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Late last month, Billie Eilish — she of six 2020 Grammy nominations — was on “Jimmy Kimmel Live” and in the back-and-forth between host and guest it was revealed the young singer couldn’t name any members of … Van Halen! Not a single member!
She seemed perplexed. Baby Boomers and Gen Xers fell off their rockers. Sacrilege! Kids these days! Did she not know Eddie Van Halen was the most rippin’ riff-meister guitarist of his time and once-sexy singer David Lee Roth had been swaggeringly “Hot for Teacher” and liked nothing so much as “Runnin’ With the Devil”?
Twitter went wild, as Twitter does. It became quite the social media kerfuffle, dutifully reported by the entertainment press. (For the record, she didn’t know who Huey Lewis or Run-DMC were either.)
“Why would she know?” asks Oedipus, longtime DJ and program director with the late WBCN, a rock station that played a fair amount of Van Halen in its day. “In her life, it’s meaningless. She’s 17 years old! It’s not like they’re musical icons, akin to The Beatles or The Rolling Stones. They existed, they were popular, who cares? Eddie Van Halen’s a great guitar player but who cares? David Lee Roth? Give me a break. She’s not obligated to be a musical historian.”
For decades, there’s been a rock ‘n’ roll tradition of paying homage to forebears, sometimes praising them in interviews, but very often in covering their songs, bringing their music to a new generation. Elvis Presley, Jerry Lee Lewis and Roy Orbison all did songs by those who inspired them — the Big Bopper, Chuck Berry, Hank Williams and Bill Monroe.
The heroes of the British invasion — The Beatles, The Rolling Stones, The Who, The Kinks, The Yardbirds and The Animals — all made clear their debt to American blues, R&B and country on early albums and during concerts. A very short list: The Beatles, The Stones, the Kinks and The Animals all covered Chuck Berry; The Beatles and Stones both did the same Barrett Strong song (“Money”); The Stones gave the late Robert Johnson a boost with “Love in Vain;” The Yardbirds covered Sonny Boy Williamson, Bo Diddley, Willie Dixon and Howlin’ Wolf; The Who covered Eddie Cochran and Otis Blackwell.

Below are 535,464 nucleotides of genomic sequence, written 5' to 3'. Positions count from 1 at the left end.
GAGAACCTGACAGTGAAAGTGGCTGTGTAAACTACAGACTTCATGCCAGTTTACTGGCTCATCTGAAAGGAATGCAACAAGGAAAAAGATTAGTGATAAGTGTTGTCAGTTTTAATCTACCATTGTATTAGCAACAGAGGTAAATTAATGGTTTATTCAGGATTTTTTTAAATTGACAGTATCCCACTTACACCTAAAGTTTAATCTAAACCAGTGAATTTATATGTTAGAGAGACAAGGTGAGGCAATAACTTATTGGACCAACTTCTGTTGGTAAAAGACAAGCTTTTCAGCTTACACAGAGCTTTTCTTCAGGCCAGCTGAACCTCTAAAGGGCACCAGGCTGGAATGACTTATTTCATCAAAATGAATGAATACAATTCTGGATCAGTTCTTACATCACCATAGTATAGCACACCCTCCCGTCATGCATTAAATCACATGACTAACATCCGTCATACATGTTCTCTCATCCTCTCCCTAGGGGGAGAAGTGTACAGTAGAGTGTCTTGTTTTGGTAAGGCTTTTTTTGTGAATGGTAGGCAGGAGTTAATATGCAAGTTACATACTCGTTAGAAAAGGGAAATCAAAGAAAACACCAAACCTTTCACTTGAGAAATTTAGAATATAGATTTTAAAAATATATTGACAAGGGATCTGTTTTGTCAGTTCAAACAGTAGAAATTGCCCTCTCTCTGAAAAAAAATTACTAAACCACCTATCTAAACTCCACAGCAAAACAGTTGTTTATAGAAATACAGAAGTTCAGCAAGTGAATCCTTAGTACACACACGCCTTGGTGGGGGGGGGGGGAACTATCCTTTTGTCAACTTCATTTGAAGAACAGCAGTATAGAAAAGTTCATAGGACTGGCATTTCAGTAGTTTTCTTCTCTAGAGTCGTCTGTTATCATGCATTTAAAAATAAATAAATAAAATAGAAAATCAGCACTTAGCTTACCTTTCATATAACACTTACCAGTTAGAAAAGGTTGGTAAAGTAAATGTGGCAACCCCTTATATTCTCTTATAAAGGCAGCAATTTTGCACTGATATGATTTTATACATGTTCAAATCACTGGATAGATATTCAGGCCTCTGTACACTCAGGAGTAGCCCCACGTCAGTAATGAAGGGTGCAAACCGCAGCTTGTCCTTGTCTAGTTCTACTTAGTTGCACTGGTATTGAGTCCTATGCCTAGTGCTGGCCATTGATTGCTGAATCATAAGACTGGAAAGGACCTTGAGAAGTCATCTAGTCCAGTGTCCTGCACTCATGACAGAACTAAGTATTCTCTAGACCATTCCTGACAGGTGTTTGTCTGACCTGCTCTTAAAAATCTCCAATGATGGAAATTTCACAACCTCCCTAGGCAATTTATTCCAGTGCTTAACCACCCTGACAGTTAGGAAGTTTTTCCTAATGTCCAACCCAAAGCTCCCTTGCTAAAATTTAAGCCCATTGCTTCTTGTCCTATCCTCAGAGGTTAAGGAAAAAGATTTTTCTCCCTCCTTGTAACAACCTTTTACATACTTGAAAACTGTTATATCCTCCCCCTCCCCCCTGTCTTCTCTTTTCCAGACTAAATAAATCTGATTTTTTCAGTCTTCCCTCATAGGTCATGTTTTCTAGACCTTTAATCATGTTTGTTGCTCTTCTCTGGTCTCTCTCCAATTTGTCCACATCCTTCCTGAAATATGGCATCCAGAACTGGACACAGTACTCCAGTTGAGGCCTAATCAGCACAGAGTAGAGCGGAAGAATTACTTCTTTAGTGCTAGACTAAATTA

The Kinks covered Gene Vincent and Johnny Cash. There were times I interviewed the Kinks’ singer-songwriter Ray Davies and I could barely steer him away from raving about late American blues singer Big Bill Broonzy. Similarly, when he began, George Thorogood would go and on about his early rock ‘n’ roll and blues heroes, many of whose songs formed the basis of Thorogood and the Destroyers repertoire.
Pretty much anything Jimmy Page or Eric Clapton did touched back on American blues.
Later American acts picked up on it, too — The Doors doing Dixon’s “Back Door Man,” Janis Joplin doing Big Mama Thornton’s (whom Elvis stole from) “Ball ‘n’ Chain,” Aerosmith doing Tiny Bradshaw’s (via The Yardbirds’) “Train Kept-a-Rollin’.” It was the early bread and butter for The J. Geils Band. Bruce Springsteen has always been more than generous about paying homage to his heroes.
In the mid- to late-‘70s, many of the punk rockers put up a smokescreen of hating what had come before it, destroying what had been in order to create what was new, wiping the slate clean. In Generation X’s “Your Generation,” Billy Idol sang “Your generation don’t mean a thing to me!” Johnny Rotten sported a Pink Floyd T-shirt that he scrawled “I Hate” atop of. (Years later, he admitted he didn’t hate Pink Floyd at all — the pose was just for effect.)